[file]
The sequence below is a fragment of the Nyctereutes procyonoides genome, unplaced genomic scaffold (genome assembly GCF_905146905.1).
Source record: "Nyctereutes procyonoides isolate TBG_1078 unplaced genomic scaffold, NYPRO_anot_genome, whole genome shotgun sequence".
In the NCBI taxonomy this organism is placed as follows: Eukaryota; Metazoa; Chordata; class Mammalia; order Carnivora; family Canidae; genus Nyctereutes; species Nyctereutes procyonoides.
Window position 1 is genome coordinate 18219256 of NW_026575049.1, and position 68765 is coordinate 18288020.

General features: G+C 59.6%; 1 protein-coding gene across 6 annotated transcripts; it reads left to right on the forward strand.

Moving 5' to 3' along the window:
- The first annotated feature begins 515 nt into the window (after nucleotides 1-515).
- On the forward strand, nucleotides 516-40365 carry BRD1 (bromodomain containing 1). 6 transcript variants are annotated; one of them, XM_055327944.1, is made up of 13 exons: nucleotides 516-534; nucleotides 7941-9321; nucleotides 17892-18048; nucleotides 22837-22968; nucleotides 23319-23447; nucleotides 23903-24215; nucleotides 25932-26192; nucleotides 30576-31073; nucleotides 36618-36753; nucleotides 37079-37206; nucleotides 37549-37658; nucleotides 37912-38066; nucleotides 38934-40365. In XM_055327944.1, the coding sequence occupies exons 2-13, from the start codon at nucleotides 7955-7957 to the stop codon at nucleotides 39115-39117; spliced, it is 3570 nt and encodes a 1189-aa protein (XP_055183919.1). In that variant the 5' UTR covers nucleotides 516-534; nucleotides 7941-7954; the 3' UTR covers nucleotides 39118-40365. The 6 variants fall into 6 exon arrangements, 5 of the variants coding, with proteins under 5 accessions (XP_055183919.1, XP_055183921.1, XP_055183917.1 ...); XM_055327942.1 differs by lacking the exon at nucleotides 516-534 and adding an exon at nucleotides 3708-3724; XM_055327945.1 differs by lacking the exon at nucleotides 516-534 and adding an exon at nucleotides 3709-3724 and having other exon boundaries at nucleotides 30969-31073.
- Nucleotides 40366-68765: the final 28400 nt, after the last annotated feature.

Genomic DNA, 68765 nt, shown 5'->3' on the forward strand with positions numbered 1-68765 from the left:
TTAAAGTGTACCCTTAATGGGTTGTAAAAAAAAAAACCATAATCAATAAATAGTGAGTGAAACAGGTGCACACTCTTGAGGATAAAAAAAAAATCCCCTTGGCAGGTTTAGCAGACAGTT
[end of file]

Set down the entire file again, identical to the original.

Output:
The sequence below is a fragment of the Nyctereutes procyonoides genome, unplaced genomic scaffold (genome assembly GCF_905146905.1).
Source record: "Nyctereutes procyonoides isolate TBG_1078 unplaced genomic scaffold, NYPRO_anot_genome, whole genome shotgun sequence".
In the NCBI taxonomy this organism is placed as follows: Eukaryota; Metazoa; Chordata; class Mammalia; order Carnivora; family Canidae; genus Nyctereutes; species Nyctereutes procyonoides.
Window position 1 is genome coordinate 18219256 of NW_026575049.1, and position 68765 is coordinate 18288020.

General features: G+C 59.6%; 1 protein-coding gene across 6 annotated transcripts; it reads left to right on the forward strand.

Moving 5' to 3' along the window:
- The first annotated feature begins 515 nt into the window (after nucleotides 1-515).
- On the forward strand, nucleotides 516-40365 carry BRD1 (bromodomain containing 1). 6 transcript variants are annotated; one of them, XM_055327944.1, is made up of 13 exons: nucleotides 516-534; nucleotides 7941-9321; nucleotides 17892-18048; nucleotides 22837-22968; nucleotides 23319-23447; nucleotides 23903-24215; nucleotides 25932-26192; nucleotides 30576-31073; nucleotides 36618-36753; nucleotides 37079-37206; nucleotides 37549-37658; nucleotides 37912-38066; nucleotides 38934-40365. In XM_055327944.1, the coding sequence occupies exons 2-13, from the start codon at nucleotides 7955-7957 to the stop codon at nucleotides 39115-39117; spliced, it is 3570 nt and encodes a 1189-aa protein (XP_055183919.1). In that variant the 5' UTR covers nucleotides 516-534; nucleotides 7941-7954; the 3' UTR covers nucleotides 39118-40365. The 6 variants fall into 6 exon arrangements, 5 of the variants coding, with proteins under 5 accessions (XP_055183919.1, XP_055183921.1, XP_055183917.1 ...); XM_055327942.1 differs by lacking the exon at nucleotides 516-534 and adding an exon at nucleotides 3708-3724; XM_055327945.1 differs by lacking the exon at nucleotides 516-534 and adding an exon at nucleotides 3709-3724 and having other exon boundaries at nucleotides 30969-31073.
- Nucleotides 40366-68765: the final 28400 nt, after the last annotated feature.

Genomic DNA, 68765 nt, shown 5'->3' on the forward strand with positions numbered 1-68765 from the left:
TTAAAGTGTACCCTTAATGGGTTGTAAAAAAAAAAACCATAATCAATAAATAGTGAGTGAAACAGGTGCACACTCTTGAGGATAAAAAAAAAATCCCCTTGGCAGGTTTAGCAGACAGTT